Off the trails, around the playground, through the boat launch, turn up to the sign marked "FINISH", along another hillside... and there it was! I was stunned to see 6:28 on the clock as I ran across the mat. Wow.

Epilogue: Why yes, I will take that 73 minute PR, thank you.

I'm still a little weirded out by this race. I went in with zero expectations for anything other than a finish and a fun day with friends. I didn't even consider a sub-6:30 finish time until mile 21 of the actual race. It's a little hard to get my head around.

I don't quite understand how much of what happened was from the course and conditions (runnable, moderate, good weather, very different from everything else I've run), how much from my training, how much was maybe even just that I've been underperforming up till now. What I do know is that it was me who did this. My legs, my lungs, my heart, my brain. For some reason, it all clicked and for the third race in a row I paced it right, ran it right, kept my head and my stomach and my legs happy.

It's kind of a weird feeling, but I think I like it. 

Monday, May 19, 2014

Sunshine, Mud, and Euphoria on the Trails: 2014 Spring Superior 50K Race Report

Oh, give us pleasure in the flowers today
And give us not to think so far away
As the uncertain harvest. Keep us here
All simply, in the springing of the year.
- Robert Frost, "A Prayer in Spring"

"Adventures are not all pony-rides in May-sunshine."
- J.R.R. Tolkien, The Hobbit
Turning around at Carlton Peak

The summary:

50K + a little extra up and down a spur trail, in 7:41:15, a 19-minute PR. Shoe-eating mud puddles, May sunshine, cascading rivers, wild onions, great people. Another well paced run with a 20-minute negative split (only partly due to getting off-course on the way out) and a strong finish. I feel like I ran this one very well.


This was my spring goal race and one I'd been looking forward for a year. Last year's Spring Superior was my first 50K and it was amazing. My finishing time was 8:00:18 (with an official 8-hour cut-off time). I did it five weeks after breaking my arm -- it was still in a brace -- and just getting to the starting line was a major triumph. Finishing was too.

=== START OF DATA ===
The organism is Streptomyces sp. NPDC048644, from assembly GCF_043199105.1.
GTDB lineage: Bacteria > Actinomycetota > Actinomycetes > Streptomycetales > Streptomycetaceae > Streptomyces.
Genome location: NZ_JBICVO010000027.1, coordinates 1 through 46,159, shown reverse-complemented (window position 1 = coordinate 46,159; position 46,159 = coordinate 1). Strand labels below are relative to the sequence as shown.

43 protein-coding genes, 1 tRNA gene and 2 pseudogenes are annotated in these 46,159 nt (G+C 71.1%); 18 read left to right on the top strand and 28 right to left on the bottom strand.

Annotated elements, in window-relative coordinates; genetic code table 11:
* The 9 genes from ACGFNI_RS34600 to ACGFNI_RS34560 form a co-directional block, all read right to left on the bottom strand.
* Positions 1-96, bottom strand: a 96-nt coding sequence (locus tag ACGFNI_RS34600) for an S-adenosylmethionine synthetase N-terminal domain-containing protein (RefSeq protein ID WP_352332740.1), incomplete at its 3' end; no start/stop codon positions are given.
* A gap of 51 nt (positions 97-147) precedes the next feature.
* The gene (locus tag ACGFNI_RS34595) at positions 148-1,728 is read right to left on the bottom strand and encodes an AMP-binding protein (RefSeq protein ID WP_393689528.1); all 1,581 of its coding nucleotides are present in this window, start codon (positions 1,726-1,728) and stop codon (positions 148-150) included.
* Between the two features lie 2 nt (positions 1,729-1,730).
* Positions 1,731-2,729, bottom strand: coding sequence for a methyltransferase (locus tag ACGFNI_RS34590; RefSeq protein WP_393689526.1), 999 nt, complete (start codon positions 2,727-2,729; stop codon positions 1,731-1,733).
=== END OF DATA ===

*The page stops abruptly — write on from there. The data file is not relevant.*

This year, training had gone well. I'd gotten a few good long runs, including six and a half hours on snowy trails33 miles at Zumbro five weeks before the race, and 20 miles ending with a well-paced half marathon three weeks beforehand. My weekly mileage peaked at 52 miles, a few weeks before Zumbro -- by far the biggest weekly mileage I've ever done. I'd been lifting weights and doing core regularly, and recently added a bit more intensity (and fun!) with a weekly November Project workout.

I felt like I was ready to PR the heck out of this course. Four weeks before, I ran the 25K loop at Afton in 3:24. Based on that, McMillan claimed I could run a 7:16 50K on similar terrain. Well, we'd find out.

My "A" goal for this race was 7:15. Why not go big? My "B" goal was sub-8 hours, which would be a 50K PR. My "C" goal was to finish happy and not severely injured. 

I rode up to Lutsen the day before the race with the incomparable Stephanie, and we met up with some friends and scoped out the trails.
Mystery Trails! Where do they go??
The out-and-back course goes up over Mystery Mountain and Moose Mountain, then descends to the Oberg aid station. The 25K "fun run" turns around there, while the 50Kers continue through more runnable boggy highlands to the Sawbill (Britton Peak) aid station. Then there's an ascent up Carlton Peak, turnaround at the top, and return to the start.
Y-axis elongated for extra excitement.
The most noticeable climbs/descents on the course are
Moose and Mystery Mountains and Carlton Peak.
We admired Moose Mountain.
It isn't big by non-Midwestern standards,
but the trail is rocky, rooty singletrack.
 Maranda and Theresa were just coming back from a trail run as we checked out the course. Thanks for volunteering!
Look at that joy!
The rivers were all very high, due to recent snowmelt and rain. Beautiful!
There was still some snow on the trail, and a whole lot of mud.

 Race day!

I was up at 5:15 for a 7 am race start -- downright luxurious compared to my usual 3:55 weekend long run wake-up call. Chris and the boys had driven in and arrived late Friday night -- I would see them after the race was over. I'd made it a point to get lots of sleep in the week before the race and I felt well rested, healthy, and excited to run.
Ready for a day in the woods!
After race morning check-in, we gathered at the starting line for the pre-race briefing.

Race director John Storkamp. The trail conditions?
"Long sections of dry runnable trail alternating
with deep mud and standing water."
 Then, without further preamble, a quick countdown and we're off!
 It was fun to be running this race for a second time. I felt like I had some idea of where to push my pace and effort, and where to walk. I'd thought about the course, and how I would feel, and what I would do.